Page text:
Ebola and the GORGONS
Diseases can be terrible; how much more epidemics? It was barely a week ago that I came down with fever, malaise and highly disturbing diarrhea. It was just after I’d (unsuccessfully) treated malaria with drugs of questionable originality; they had been much cheaper. So my first differential was of course relapse. Then I realigned my sentiments with prevailing public opinion and arrived unquestioningly at Ebola (note the capital E; na respect be that). And I automatically began a rather paranoid contact tracing in my head…
All these before I remembered that I had made a warm culture of anaerobic organisms, don’t ask me how, and swallowed it, don’t ask me why. Suffice it to say I was not recolonising my gut, I do not have pseudomembranous colitis. It was a mistake. Mistakes happen, even with the most careful and most experienced of doctors. That is why God made PPEs, personal protective equipments, to discredit our paranoia as much as we’d allow.
“ι ρυт ση му ησкια ρнσηє тσɗαу αηɗ тнє тωσ нαηɗѕ ʀєƒυѕєɗ тσ ѕнαкє. ι тнιηк тнєу αʀє αƒʀαιɗ σƒ євσℓα.”
I do not blame the original proponent of this joke, not as much as I laugh, for I too have been there, and it is a rather blinding thought. My anus became the mouth of a bottle filled to the neck with fluid and turned upside down, relieved of its cork. Yes, it was that serious. My gut was a one-inch hose defiling continence and conservation. My body was dying of dehydration. If not Ebola, then what else?
Doctors too can be afraid, being humans like everyone else. Doctors too need money, reassurance, protection. Being a doctor is not a death sentence; doctors are not expendable, even if all we do is examine. We are important, always were, always will be. As is every paramedic that knows his onions; yes, Ebola does not discriminate against paramedics, why should I?
I personally am of the view that the best that could have happened to us was the Doctors’ strike, closing the overpopulated, yet understaffed government hospitals. In the face of an incurable disease, the coward does speak the mind of the brave. In this issue, alliances must be moulded, however temporary, so that Doctors find themselves with the policemen: hazard allowance is coffee allowance; pittance, when it is not missing.
But for the government to be bent on relieving resident doctors in federal health institutions of their jobs is insult upon injury. The Yoruba have a saying that itself says if an idol cannot improve one’s condition, the least it should do is leave him the way it met him; abi? Why then is the government terminating the appointments of residents? To add to the already sickening brain-drain?
Or have we become Gorgons, terrifying, dragonlike creatures, covered with golden scales and having snakes for hair, huge wings and round, ugly faces, tongues always hanging out, and large, tusklike teeth? Are we being shunned so that they can be revived whom the Eyes of Medusa had finally turned to stone? One cannot but wonder!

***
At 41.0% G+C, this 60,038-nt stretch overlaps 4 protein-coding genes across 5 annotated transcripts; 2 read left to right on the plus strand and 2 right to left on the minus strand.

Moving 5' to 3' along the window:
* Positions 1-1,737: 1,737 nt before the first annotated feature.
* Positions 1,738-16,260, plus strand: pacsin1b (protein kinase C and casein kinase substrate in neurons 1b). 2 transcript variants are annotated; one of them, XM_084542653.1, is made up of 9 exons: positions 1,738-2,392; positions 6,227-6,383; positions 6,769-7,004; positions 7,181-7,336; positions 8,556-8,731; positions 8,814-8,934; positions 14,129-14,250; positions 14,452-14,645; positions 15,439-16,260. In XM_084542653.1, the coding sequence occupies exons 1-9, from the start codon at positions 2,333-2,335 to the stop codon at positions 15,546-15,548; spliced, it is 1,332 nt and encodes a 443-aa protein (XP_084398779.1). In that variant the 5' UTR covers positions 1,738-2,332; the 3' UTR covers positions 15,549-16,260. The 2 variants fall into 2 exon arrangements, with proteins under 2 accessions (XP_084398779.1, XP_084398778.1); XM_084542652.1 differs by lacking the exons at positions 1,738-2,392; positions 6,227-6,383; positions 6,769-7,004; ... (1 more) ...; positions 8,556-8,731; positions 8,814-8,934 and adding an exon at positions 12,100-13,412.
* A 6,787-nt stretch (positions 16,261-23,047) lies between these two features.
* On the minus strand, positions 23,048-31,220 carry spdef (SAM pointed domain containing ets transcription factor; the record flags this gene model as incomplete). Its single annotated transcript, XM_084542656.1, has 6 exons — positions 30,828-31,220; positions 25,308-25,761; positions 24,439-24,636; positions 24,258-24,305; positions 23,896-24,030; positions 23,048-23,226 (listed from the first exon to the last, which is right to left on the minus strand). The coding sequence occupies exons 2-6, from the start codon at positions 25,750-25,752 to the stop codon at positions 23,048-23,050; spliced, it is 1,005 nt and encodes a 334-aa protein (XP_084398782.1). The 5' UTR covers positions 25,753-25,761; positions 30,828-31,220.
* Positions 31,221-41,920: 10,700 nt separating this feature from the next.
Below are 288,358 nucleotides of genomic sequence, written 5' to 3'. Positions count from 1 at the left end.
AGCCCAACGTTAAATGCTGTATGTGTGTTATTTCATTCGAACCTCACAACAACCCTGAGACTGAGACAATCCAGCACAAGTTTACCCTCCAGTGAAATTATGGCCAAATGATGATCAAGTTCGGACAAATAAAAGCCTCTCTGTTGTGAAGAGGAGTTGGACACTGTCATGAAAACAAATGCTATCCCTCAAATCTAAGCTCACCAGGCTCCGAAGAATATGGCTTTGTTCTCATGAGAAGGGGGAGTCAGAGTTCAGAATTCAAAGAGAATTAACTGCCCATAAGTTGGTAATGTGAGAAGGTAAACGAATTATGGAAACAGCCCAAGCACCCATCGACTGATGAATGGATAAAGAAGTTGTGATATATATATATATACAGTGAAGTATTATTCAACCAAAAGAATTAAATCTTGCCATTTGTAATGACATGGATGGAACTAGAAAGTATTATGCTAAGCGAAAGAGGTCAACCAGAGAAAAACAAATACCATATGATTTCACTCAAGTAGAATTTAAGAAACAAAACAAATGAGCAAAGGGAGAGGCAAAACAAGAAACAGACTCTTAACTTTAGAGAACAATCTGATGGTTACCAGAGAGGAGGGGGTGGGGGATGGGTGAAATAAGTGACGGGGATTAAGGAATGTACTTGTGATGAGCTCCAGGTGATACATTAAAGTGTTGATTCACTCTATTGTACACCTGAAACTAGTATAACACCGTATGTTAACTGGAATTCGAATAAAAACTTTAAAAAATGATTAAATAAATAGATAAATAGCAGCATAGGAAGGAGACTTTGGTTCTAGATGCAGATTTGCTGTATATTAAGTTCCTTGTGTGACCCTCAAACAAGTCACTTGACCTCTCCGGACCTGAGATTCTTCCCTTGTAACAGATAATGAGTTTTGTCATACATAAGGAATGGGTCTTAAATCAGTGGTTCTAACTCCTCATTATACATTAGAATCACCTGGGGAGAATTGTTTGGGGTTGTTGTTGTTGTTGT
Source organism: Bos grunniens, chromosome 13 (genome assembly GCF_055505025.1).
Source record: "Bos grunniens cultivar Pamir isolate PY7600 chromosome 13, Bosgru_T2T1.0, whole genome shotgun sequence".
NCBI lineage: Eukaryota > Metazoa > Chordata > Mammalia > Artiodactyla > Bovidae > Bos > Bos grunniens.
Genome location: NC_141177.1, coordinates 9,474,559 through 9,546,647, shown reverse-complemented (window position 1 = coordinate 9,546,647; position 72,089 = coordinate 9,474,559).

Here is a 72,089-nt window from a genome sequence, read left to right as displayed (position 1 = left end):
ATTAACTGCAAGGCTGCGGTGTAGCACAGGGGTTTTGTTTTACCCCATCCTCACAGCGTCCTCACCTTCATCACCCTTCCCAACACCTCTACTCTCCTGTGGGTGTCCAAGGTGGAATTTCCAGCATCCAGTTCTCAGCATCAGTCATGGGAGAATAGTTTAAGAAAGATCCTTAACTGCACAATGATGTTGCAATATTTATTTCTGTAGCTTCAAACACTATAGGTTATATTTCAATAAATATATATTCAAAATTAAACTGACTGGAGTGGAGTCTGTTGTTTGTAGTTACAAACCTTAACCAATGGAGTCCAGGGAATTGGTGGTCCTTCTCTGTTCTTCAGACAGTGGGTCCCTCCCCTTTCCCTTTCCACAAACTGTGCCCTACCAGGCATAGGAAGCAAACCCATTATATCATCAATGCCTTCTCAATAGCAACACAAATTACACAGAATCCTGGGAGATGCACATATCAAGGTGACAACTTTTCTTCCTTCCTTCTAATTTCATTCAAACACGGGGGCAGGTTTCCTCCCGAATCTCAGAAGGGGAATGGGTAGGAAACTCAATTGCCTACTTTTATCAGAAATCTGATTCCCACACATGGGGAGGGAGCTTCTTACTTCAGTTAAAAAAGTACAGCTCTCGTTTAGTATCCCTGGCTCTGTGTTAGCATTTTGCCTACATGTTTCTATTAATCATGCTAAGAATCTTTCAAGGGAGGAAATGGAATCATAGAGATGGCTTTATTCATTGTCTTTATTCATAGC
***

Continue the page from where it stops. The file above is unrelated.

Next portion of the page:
They cannot upgrade hospitals. They cannot pay tangible hazard allowance. They cannot provide state-of-the-art (protective) equipment. All they then see fit to do is play smear politics, blackmailing job-hungry doctors into taking an insecure job in the face of an ill-controlled epidemic. What shall separate us from the will to survive? Shall Ebola? Shall Ebele? Shall Eego? Chai! There is God o…
And as one mentions God, the only one that we look upon to solve our problems, and without looking within and without, one must mention why exactly it is that we find ourselves in this rather pathetic state, devoid of tangible hope and void of passable vision: vested interests, as the much-esteemed Sanusi Lamido Sanusi put it. Why did they not prevent Ebola from coming onto our shores? If they had so much force to use, how did that fomite of a woman get to Enugu? If they had so much sense, why are they appearing more clueless by the day?
Ayokunle Ayk Fowosire,
One only hopes that the people set to profit off the present chaos realize that Ebola, unlike Chuks, is not a respecter of persons. That they too must come and run the hospitals they wish to see run. And that they will catch (and not only contract) Ebola. Insha Allah. Insha Jehovah. Insha every Nigerian that deserves a better lot. For we are no sheep for no slaughter.
Someone has wished Ebola on the House of Senate, perhaps another has, on the House of Reps. As for me, I wish it much more closer to Home on the Rock, wherever that is. And do pardon my English. We Gorgons are not much for talk, as they do who want reelection after an empty tenure; we are more for saving lives and practicality and protesting imbecility, even Presidential ones, ultimately turning all schizophrenoid ambitions into stone.
Alas, not all of us are. Case in point: Dr C. It can’t be so hard to resign. Even when you are not bold enough to ratify your ignoble directive yourself, we see beyond plausible deniability; if you can think of it, we have thought of it. Again, it cannot be so hard to resign; à kúkú ‘joyè, ó sàn j’enu mi ò ká’lùú…
A kú Èbólà o…